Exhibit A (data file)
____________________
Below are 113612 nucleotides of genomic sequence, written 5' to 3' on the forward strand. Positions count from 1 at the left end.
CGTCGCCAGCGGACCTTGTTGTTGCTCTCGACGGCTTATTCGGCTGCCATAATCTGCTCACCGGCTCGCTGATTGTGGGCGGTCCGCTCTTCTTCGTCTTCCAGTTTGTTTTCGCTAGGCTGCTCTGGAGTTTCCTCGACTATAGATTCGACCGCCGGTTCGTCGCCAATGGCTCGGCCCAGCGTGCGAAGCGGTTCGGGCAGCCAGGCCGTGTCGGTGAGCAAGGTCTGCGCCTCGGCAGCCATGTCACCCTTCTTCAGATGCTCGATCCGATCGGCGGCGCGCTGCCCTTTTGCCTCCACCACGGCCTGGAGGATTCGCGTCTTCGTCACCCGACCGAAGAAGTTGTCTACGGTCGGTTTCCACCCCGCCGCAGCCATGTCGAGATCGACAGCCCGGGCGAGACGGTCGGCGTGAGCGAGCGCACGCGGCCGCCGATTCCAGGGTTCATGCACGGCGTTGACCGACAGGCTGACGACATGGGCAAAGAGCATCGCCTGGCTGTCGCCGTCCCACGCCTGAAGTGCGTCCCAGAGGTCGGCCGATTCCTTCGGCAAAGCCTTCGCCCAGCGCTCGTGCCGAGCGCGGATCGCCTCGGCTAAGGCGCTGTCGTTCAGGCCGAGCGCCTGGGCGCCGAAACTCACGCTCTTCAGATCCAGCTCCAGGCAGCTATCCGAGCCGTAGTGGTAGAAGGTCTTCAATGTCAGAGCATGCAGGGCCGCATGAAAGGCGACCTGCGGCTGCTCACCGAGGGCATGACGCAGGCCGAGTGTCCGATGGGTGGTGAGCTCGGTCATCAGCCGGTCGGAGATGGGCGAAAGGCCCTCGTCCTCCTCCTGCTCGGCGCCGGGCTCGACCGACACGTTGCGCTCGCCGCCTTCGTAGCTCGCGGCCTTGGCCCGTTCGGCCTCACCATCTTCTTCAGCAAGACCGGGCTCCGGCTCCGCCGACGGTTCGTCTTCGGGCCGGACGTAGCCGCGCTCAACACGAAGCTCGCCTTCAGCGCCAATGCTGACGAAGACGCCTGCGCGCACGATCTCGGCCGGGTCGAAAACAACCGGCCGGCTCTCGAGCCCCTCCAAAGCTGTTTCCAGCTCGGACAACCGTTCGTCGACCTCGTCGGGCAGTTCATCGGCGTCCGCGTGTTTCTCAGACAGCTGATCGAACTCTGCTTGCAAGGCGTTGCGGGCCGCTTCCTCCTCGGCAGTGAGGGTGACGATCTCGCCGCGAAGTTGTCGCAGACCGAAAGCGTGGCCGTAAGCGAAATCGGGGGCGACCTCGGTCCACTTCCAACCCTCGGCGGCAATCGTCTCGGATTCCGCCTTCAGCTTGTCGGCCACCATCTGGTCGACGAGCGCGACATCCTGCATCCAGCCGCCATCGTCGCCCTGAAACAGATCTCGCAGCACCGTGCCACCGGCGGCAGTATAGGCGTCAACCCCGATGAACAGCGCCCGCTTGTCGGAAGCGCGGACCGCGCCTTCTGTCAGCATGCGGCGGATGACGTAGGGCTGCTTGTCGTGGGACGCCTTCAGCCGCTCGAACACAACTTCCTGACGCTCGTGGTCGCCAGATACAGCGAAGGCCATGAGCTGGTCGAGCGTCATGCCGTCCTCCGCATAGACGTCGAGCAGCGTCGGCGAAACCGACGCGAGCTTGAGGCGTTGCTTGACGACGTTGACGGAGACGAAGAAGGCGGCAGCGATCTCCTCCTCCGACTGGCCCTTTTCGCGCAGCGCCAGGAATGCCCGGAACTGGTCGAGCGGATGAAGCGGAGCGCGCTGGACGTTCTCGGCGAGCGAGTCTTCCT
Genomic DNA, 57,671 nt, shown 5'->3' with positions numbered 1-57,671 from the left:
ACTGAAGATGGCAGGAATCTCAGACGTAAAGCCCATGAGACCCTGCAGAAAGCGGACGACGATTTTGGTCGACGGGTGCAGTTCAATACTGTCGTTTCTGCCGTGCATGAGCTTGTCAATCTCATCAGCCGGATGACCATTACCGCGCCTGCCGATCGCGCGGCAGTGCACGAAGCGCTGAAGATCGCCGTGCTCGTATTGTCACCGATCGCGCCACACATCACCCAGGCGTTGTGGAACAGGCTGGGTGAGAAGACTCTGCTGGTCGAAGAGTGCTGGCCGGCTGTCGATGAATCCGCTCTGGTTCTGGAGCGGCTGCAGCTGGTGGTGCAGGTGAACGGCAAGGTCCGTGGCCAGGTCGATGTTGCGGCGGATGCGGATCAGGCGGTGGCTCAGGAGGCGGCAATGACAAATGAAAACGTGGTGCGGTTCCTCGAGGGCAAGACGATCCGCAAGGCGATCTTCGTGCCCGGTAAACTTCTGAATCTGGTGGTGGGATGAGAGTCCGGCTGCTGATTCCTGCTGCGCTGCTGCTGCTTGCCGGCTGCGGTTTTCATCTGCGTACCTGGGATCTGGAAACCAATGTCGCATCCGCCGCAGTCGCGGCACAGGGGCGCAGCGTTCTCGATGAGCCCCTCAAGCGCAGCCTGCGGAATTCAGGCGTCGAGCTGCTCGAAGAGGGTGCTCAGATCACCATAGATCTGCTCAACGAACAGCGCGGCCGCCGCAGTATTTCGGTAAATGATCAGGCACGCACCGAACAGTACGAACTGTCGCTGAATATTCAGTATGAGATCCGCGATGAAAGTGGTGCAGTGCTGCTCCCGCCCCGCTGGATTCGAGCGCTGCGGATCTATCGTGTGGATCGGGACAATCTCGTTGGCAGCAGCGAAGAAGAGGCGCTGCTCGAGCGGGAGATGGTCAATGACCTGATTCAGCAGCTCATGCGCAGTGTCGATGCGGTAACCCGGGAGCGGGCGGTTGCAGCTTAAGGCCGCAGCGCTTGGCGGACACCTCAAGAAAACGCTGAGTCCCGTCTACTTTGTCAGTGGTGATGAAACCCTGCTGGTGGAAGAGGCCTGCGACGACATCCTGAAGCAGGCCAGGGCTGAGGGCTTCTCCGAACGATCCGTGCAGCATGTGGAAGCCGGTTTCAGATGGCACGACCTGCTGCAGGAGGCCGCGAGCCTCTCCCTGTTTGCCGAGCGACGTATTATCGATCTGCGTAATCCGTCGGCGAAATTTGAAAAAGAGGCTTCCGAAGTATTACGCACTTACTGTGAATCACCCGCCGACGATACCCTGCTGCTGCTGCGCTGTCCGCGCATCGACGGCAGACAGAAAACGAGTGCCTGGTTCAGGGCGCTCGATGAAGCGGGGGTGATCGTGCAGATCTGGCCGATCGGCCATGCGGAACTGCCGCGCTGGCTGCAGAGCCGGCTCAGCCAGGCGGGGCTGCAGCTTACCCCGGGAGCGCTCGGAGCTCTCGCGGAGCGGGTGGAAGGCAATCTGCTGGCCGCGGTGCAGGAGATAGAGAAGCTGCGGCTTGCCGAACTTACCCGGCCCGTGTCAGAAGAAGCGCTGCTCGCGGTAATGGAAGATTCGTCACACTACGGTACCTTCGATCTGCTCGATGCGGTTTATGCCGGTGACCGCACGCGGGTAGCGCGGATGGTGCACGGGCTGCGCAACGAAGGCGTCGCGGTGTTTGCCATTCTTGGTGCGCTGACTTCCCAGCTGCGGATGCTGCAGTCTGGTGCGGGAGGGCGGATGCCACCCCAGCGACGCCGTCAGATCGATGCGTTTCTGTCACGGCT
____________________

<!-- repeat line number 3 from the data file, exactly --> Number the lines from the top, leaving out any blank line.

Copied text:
Genomic DNA, 57,671 nt, shown 5'->3' with positions numbered 1-57,671 from the left: